Post #1000: How a thousand blog posts changed my life

I was pondering what to cover on the 1000th post on this blog. Rachel Happe responded to my query with an excellent suggestion of a topic:

So here goes a wandering meditation on what I’ve learned on a multi-year journey of blogging.

The History

First, a little history.  I began blogging about 4 years before I published my first external blog post. When I worked for a large financial services organisation, I convinced one of the admins of the new SharePoint site to turn on a blog site for me. My goal was to blog every day about something I had experienced or learned in the day.

At the time, it was the only one in the organisation and there were a few risks in putting my voice forward which I mitigated by keeping the audience small at first. That blog was soon magnified by the network reach of a growing Yammer network. Quickly, other executives, usually far more senior, started their own blogging.

I created my first external blog on the predecessor of this site on Tumblr (seemed like a good idea at the time) a year before I left that organisation, which is around 6 years ago now. Three years of practice internally had helped me refine my approach and I wanted to share more externally, not just to the closed community of an organisation. About 3 years ago, I migrated all those posts to this site on WordPress and have continued to post consistently since, still trying to post daily much of that time.

Discovering my Voice

The first lesson of this experience was discovering that I had my own unique voice. I also learned that I should embrace my own way of writing, focuses and messages as a strength.  Success came when I said my thing, not when I tried to ape others.

When I started blogging, I read many ‘how to blog successfully’ articles. I experimented with the advice, but my own voice prevailed. Ultimately, I rejected much of their advice. I found I couldn’t blog on only one topic. I couldn’t use SEO keywords. I couldn’t tie my posts to current events consistently. All those suggestions are great if you want your blog to be like others. I wanted to say my piece.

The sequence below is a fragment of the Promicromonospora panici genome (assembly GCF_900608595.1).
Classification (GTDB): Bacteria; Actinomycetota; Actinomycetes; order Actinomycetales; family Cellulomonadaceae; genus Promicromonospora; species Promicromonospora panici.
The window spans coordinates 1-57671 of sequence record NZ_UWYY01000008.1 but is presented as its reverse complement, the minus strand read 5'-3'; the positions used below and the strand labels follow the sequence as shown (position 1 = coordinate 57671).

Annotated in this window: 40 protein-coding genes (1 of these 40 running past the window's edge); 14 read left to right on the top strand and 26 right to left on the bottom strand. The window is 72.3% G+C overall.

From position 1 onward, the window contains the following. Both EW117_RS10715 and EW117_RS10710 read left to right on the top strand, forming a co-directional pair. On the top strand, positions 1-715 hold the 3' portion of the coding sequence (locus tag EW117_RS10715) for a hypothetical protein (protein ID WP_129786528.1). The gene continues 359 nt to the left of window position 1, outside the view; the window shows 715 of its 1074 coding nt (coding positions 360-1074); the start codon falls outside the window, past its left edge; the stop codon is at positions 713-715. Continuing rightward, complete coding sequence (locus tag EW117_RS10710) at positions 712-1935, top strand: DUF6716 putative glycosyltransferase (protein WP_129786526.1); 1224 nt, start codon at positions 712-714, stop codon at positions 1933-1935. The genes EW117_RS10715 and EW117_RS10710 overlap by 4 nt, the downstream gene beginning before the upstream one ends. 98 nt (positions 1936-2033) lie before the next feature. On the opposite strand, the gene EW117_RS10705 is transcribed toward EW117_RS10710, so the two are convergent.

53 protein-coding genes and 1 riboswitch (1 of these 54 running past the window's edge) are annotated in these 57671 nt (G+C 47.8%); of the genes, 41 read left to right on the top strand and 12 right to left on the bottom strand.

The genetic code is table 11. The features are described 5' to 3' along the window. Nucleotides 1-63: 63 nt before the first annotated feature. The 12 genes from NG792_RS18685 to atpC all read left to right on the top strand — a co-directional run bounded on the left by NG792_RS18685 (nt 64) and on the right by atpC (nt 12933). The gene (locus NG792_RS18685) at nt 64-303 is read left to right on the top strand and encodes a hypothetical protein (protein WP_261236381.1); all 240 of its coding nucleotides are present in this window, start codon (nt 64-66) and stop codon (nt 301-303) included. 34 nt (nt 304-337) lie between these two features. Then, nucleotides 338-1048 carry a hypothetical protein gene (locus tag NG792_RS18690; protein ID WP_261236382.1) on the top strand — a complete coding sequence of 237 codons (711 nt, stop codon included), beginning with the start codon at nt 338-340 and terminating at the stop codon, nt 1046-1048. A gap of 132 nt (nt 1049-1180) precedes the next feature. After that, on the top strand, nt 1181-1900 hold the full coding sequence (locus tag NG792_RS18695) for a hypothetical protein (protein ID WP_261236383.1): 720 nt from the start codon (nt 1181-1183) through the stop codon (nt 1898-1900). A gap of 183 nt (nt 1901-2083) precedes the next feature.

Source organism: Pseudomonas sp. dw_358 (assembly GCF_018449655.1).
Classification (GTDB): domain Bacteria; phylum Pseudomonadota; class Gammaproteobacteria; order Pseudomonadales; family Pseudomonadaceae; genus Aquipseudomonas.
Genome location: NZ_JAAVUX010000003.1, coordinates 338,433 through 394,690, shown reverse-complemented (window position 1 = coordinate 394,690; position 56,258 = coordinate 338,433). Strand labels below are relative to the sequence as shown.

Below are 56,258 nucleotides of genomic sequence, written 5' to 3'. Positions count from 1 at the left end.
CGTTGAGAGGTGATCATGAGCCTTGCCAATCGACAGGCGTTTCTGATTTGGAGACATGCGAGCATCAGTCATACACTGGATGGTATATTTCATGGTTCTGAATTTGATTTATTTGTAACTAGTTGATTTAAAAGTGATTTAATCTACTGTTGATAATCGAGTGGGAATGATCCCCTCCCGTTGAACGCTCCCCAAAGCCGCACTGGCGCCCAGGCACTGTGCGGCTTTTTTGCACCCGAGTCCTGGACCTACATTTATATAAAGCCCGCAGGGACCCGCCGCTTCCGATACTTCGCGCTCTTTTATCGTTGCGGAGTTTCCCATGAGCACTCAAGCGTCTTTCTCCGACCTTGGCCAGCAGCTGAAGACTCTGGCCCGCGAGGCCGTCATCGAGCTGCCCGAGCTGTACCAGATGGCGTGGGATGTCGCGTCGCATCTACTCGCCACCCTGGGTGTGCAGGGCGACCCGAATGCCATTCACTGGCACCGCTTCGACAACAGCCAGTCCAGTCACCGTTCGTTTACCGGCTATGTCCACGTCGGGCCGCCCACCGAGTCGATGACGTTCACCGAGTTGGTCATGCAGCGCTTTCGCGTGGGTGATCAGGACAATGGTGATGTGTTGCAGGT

When I started blogging, I was trying to replicate some of the posts of those I admired. People like Stowe Boyd, Lois Kelly, Harold Jarche, Euan Semple, Jen Frahm, Seth Godin, Esko Kilpi, Catherine Shinners and Susan Scrupski were role models for me. However, if you look at the work of those remarkable bloggers you soon realise that I couldn’t copy them. The world doesn’t need clones. It needs diversity. I needed to speak in my own way and do my own thing. When I stopped copying and started being me, I enjoyed it more and the engagement lifted.

Discovering my Purpose

When I began blogging consistently I had no idea what I wanted to do with my career. Exploring my ideas and passions on the blog became a way for me to discover and refine my purpose.

Discussing ideas on the blog, led others to raise questions and make suggestions. Purpose doesn’t exist for you alone. Purpose is about the impact you have on others and the change you enable. Expressing my purpose and putting it into action in that way helped me to refine it through the work.

Putting my Intent in the World

Putting my intent into the world through the blog and through the social engagement that it fostered solved what I wanted to do next. When I saw my perspectives and ideas were unique, could add value and be valued by others, it helped me to develop the confidence to build a consulting practice.

The reputation fostered by putting this intent forward has led to work and speaking opportunities that helped reinforce my purpose and give me the chance to practice. The consistent practice of blogging has also been a way to refine and learn in that work.

Connecting with Communities

Blogging has been a path to meet others who share my purpose and to exchange ideas with them.  My practice on the blog led to a wide engagement with the Yammer Customer Network, meeting the Change Agents Worldwide community, becoming a leader of Working Out Loud week, joining the Yammer MVP community, engaging more deeply with Learning practitioners around the world, working with healthcare communities, joining the Responsive Org community and many more.

Blogposts became the topics of discussions on twitter chats and forums around the world that led back to new interactions and relationships that enhanced my practice and my networks. Not all of those interactions were situations where people thought my posts were right, but I have been lucky to largely avoid the ire of others for what I have said.

Reflecting, Learning and New Practice

In a busy world, time to reflect on what we do is a gift. Communities to share that reflection process are a blessing. Learning new ways of working and being able to share new ways of practising that work are the benefits.

Over 1000 posts, I have learned a lot about myself, my work, my relationships and my world. Some of the biggest and most personal learnings don’t show in words on this blog. They were side benefits of the work. Others are here but the personal learning has been spun into its organisation context and buried back into a richer and more human approach to the work I do.